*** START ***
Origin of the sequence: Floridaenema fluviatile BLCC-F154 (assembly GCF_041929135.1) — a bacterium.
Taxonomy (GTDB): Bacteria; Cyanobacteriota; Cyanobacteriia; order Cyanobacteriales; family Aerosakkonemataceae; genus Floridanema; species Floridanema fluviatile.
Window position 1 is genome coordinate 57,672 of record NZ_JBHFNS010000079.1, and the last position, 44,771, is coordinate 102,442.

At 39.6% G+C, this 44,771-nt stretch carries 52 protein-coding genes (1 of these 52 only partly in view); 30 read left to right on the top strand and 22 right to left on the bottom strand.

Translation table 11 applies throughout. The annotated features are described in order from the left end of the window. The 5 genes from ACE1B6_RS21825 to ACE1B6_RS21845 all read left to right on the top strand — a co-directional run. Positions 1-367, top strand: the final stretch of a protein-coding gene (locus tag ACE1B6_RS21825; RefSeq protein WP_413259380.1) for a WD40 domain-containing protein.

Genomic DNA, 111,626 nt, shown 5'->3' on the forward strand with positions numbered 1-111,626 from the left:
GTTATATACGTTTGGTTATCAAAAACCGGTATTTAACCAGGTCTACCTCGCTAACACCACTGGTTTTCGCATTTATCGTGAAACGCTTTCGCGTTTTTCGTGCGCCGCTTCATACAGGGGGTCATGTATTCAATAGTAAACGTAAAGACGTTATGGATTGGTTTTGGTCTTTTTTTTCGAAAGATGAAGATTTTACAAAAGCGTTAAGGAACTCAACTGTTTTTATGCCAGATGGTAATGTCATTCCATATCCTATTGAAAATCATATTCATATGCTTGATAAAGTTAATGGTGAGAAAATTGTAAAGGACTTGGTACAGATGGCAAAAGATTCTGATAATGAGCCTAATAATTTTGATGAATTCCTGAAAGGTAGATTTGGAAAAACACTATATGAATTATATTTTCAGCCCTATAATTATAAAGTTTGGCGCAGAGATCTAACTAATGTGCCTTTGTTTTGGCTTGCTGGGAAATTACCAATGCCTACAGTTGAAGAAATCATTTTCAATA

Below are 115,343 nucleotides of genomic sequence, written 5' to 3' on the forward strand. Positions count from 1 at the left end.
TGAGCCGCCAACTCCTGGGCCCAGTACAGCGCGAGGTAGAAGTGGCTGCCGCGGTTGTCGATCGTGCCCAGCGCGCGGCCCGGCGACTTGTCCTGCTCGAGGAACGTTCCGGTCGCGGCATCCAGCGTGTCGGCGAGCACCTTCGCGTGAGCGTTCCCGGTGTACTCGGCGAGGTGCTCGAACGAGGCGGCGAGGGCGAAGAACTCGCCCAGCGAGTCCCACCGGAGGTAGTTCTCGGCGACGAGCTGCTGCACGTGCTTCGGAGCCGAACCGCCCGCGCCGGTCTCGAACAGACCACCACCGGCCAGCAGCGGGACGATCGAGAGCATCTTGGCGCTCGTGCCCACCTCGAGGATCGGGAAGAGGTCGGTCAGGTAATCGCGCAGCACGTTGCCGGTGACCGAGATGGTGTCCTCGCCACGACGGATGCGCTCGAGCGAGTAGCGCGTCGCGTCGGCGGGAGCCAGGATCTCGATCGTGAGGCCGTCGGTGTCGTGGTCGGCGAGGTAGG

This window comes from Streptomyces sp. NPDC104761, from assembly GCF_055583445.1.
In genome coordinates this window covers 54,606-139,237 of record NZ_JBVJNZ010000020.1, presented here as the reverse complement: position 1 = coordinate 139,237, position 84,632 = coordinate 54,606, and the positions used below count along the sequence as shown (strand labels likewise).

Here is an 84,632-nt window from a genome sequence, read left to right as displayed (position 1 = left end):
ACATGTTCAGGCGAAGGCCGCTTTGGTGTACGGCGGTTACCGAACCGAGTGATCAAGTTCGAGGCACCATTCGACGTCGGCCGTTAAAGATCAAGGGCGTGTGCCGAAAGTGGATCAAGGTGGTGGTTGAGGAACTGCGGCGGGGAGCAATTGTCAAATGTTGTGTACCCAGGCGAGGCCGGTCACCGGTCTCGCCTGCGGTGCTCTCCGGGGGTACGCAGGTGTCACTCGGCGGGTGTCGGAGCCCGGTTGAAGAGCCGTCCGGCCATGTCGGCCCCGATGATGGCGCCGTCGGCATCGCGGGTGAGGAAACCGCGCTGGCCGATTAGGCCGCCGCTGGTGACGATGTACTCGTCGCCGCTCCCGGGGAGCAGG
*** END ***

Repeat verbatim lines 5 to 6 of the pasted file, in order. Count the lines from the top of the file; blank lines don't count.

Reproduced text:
Translation table 11 applies throughout. The annotated features are described in order from the left end of the window. The 5 genes from ACE1B6_RS21825 to ACE1B6_RS21845 all read left to right on the top strand — a co-directional run. Positions 1-367, top strand: the final stretch of a protein-coding gene (locus tag ACE1B6_RS21825; RefSeq protein WP_413259380.1) for a WD40 domain-containing protein.

Genomic DNA, 111,626 nt, shown 5'->3' on the forward strand with positions numbered 1-111,626 from the left: